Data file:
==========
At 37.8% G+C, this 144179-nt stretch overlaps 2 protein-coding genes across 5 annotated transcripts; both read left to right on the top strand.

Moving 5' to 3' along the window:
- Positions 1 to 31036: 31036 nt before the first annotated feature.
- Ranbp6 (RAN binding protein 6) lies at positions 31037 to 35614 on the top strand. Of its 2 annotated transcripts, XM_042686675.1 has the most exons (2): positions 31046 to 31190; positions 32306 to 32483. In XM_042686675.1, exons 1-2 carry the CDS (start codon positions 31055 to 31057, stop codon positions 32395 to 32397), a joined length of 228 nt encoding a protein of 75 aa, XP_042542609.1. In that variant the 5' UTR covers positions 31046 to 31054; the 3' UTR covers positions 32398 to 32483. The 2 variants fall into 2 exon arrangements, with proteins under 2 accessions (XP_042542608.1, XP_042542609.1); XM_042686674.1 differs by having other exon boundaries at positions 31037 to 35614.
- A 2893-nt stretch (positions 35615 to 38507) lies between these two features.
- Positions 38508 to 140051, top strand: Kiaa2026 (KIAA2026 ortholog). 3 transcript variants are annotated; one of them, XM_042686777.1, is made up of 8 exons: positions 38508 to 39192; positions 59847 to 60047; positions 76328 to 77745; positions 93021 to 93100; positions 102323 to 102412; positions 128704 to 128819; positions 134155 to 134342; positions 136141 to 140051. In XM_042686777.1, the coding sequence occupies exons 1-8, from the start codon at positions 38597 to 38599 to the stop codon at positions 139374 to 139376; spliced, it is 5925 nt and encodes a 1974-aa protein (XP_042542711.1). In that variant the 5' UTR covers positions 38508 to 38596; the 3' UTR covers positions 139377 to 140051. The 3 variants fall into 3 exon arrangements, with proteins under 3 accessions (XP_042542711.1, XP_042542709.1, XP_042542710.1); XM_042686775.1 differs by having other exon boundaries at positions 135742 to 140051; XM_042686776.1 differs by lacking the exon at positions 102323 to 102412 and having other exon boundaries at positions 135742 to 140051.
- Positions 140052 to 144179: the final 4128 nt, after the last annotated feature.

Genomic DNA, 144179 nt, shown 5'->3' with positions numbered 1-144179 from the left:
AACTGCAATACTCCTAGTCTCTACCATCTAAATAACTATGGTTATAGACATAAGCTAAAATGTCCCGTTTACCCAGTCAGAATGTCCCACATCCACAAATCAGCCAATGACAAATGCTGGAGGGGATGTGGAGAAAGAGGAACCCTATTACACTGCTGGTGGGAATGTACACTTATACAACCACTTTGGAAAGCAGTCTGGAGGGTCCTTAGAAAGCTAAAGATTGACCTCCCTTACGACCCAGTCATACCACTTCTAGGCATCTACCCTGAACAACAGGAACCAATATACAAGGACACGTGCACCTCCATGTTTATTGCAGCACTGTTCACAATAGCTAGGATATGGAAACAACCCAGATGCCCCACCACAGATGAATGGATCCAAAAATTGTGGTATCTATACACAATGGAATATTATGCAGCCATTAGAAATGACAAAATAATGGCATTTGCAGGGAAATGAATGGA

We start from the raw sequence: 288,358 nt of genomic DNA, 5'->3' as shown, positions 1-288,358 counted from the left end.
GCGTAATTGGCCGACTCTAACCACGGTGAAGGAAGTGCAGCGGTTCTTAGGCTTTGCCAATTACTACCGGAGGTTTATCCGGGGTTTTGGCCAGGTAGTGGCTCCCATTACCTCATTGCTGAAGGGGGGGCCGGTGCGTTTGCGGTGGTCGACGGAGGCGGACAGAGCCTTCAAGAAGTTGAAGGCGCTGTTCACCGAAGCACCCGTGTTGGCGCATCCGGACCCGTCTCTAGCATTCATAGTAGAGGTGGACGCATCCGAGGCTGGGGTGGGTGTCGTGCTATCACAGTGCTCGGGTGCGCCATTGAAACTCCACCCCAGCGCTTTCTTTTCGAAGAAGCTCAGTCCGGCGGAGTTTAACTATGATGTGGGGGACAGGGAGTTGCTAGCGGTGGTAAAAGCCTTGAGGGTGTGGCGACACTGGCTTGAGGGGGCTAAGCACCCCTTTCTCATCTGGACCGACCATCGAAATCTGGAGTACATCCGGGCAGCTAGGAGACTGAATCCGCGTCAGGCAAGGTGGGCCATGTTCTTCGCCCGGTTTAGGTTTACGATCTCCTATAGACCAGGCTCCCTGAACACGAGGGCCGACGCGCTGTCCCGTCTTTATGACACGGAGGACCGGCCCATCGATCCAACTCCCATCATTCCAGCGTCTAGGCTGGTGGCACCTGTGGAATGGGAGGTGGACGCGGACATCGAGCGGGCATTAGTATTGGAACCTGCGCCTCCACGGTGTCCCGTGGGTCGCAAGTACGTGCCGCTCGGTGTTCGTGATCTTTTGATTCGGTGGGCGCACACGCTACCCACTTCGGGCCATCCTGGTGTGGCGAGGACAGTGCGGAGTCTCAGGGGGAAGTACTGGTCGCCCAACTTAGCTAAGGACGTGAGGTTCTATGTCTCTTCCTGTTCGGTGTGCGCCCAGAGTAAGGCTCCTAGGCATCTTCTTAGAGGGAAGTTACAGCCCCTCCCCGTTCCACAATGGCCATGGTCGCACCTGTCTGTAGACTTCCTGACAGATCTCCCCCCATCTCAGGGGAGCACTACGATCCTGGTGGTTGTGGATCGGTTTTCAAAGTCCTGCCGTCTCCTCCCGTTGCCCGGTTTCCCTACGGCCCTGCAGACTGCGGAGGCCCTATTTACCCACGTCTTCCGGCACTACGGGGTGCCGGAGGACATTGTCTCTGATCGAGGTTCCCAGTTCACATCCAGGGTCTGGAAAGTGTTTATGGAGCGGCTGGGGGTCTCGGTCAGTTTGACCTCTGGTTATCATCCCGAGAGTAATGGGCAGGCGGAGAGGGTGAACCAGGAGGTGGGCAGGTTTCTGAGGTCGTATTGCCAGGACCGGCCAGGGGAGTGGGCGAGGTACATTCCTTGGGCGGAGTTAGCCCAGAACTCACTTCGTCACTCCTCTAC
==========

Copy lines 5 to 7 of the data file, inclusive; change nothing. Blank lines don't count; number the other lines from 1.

- A 2893-nt stretch (positions 35615 to 38507) lies between these two features.
- Positions 38508 to 140051, top strand: Kiaa2026 (KIAA2026 ortholog). 3 transcript variants are annotated; one of them, XM_042686777.1, is made up of 8 exons: positions 38508 to 39192; positions 59847 to 60047; positions 76328 to 77745; positions 93021 to 93100; positions 102323 to 102412; positions 128704 to 128819; positions 134155 to 134342; positions 136141 to 140051. In XM_042686777.1, the coding sequence occupies exons 1-8, from the start codon at positions 38597 to 38599 to the stop codon at positions 139374 to 139376; spliced, it is 5925 nt and encodes a 1974-aa protein (XP_042542711.1). In that variant the 5' UTR covers positions 38508 to 38596; the 3' UTR covers positions 139377 to 140051. The 3 variants fall into 3 exon arrangements, with proteins under 3 accessions (XP_042542711.1, XP_042542709.1, XP_042542710.1); XM_042686775.1 differs by having other exon boundaries at positions 135742 to 140051; XM_042686776.1 differs by lacking the exon at positions 102323 to 102412 and having other exon boundaries at positions 135742 to 140051.
- Positions 140052 to 144179: the final 4128 nt, after the last annotated feature.